Putin's Energy Dominance in Europe Ends Permanently

Global Energy Dynamics Shift Dramatically in 2023

by Zain ul Abedin
Putin's Energy Dominance in Europe Ends Permanently
© Matthew Stockman/Getty Images

In a significant geopolitical shift, Europe has substantially reduced its reliance on Russian oil, opting instead for alternative sources from North America, recent research from Rystad, a European energy consultancy, indicates.

This change marks a critical setback for Vladimir Putin's influence over Europe's energy supply. In 2020, Russian imports constituted 39% of the European Union's gas usage, demonstrating the depth of Europe's energy dependence on Russia.

Additionally, Russia was a primary supplier to the UK, providing 30% of its diesel, 27% of its coal, and up to 10% of its gas. However, current data reveals a dramatic decline in these figures, nearing zero in some areas. Jorge Leon, Rystad’s Senior Vice President for Oil Markets, expressed surprise at the adaptability of the energy system in an interview with The Telegraph.

"Before the conflict, the mere thought of ceasing direct oil and gas purchases from Russia seemed unthinkable. But now, it's largely a reality," he commented.

Diminishing Russian Influence

While some Russian fossil fuels may still reach Europe indirectly through refineries in other nations, Leon underscores that the overall trend is a significant decrease in direct reliance on Russian energy.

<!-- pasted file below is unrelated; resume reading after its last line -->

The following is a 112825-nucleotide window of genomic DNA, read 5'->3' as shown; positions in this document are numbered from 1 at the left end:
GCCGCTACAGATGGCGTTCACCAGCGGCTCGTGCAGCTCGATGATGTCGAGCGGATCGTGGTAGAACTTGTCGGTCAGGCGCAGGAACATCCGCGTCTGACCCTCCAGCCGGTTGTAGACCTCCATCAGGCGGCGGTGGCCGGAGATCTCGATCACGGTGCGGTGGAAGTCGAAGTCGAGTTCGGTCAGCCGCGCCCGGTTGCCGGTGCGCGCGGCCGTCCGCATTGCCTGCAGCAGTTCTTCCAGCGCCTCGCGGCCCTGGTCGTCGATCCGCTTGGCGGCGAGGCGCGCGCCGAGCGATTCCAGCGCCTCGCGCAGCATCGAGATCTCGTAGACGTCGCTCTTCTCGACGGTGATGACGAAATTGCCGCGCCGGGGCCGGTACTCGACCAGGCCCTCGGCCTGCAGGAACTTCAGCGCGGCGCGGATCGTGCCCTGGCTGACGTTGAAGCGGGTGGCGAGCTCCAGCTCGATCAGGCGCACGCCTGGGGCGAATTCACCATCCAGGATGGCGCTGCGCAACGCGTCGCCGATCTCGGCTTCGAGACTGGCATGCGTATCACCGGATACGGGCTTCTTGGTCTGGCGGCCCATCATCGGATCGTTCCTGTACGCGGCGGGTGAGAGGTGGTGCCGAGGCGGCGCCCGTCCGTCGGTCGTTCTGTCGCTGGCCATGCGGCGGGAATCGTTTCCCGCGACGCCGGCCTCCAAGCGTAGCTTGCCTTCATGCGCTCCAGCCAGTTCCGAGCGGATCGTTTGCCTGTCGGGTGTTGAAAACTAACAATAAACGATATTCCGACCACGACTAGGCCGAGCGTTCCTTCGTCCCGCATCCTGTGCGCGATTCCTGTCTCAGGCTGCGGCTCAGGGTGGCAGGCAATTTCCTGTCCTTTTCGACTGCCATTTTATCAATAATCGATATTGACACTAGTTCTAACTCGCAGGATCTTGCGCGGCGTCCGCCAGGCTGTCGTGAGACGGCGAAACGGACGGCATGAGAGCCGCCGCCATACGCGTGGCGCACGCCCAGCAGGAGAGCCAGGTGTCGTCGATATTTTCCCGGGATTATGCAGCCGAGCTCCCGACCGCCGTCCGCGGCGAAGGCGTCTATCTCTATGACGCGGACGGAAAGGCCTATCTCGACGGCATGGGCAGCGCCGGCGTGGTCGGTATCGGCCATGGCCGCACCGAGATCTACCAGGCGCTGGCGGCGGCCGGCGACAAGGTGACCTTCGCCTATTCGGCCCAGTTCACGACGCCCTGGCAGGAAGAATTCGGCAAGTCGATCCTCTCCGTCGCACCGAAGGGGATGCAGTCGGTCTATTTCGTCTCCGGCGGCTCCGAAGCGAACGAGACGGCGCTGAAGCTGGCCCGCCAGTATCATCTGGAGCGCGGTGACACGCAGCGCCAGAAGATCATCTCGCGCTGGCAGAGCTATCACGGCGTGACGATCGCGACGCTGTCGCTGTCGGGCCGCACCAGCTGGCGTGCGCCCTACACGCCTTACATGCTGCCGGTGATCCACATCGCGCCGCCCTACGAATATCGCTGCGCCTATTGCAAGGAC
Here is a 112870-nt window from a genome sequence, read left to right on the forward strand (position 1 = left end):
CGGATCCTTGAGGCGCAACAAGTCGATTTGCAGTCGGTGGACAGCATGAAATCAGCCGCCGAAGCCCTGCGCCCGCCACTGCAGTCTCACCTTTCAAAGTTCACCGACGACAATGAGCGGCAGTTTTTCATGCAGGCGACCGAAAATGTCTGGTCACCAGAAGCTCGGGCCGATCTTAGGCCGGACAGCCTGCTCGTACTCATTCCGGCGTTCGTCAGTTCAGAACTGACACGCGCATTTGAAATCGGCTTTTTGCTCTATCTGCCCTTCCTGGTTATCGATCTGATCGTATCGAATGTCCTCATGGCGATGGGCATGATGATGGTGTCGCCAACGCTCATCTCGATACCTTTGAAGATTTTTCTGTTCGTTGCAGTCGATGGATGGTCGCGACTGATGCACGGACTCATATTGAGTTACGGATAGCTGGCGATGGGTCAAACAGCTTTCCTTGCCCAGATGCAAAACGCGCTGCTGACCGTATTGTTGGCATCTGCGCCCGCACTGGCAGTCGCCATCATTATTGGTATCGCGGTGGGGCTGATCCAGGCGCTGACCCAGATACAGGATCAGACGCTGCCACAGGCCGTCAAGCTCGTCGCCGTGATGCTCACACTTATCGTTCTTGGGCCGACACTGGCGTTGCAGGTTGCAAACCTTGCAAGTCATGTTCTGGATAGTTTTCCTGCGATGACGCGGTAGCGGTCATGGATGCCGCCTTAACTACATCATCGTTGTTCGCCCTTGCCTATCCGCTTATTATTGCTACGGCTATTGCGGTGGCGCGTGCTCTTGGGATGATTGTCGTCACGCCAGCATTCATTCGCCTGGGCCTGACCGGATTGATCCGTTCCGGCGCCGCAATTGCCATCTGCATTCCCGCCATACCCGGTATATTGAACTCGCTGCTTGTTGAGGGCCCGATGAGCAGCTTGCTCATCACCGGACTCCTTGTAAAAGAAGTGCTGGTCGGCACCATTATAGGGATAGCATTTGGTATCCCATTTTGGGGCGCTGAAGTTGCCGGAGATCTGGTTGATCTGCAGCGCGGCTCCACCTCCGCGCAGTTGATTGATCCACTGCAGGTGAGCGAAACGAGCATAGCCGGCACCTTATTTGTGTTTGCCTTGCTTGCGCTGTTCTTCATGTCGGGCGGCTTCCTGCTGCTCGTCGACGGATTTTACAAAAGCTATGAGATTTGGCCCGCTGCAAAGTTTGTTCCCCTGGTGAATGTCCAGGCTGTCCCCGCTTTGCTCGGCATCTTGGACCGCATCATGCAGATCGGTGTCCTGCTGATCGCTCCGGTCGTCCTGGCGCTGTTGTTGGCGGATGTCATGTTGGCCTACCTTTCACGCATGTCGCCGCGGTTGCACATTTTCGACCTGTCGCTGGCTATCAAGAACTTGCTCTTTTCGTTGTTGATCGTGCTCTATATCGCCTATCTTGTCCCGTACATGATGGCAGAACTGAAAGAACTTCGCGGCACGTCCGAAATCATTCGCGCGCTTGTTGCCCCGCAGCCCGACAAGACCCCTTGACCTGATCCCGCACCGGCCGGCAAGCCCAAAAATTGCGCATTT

He points out that Russia's once-dominant position in the energy sector is weakening due to a surge in suppliers outside OPEC, primarily from the Middle East. 2023 marked a pivotal year with substantial contributions from non-OPEC countries, including Brazil, Argentina, Canada, Norway, and continued robust growth in the United States.

"The stars aligned, leading to a significant influx of new projects, essentially rescuing the energy landscape," Leon added. Despite this shift, Leon cautions that Europe's reduced dependency on Russian oil might be somewhat misleading.

He notes that Russia has increased its crude oil sales to nations like India, with some of that oil potentially making its way back to Europe. The Centre for Research on Energy and Clean Air, which tracks Russian energy exports, estimates that Russia has garnered approximately €605 billion (£517 billion) from fossil fuel exports since February 2022. This development underscores the ongoing global energy market dynamics and the shifting geopolitical landscape.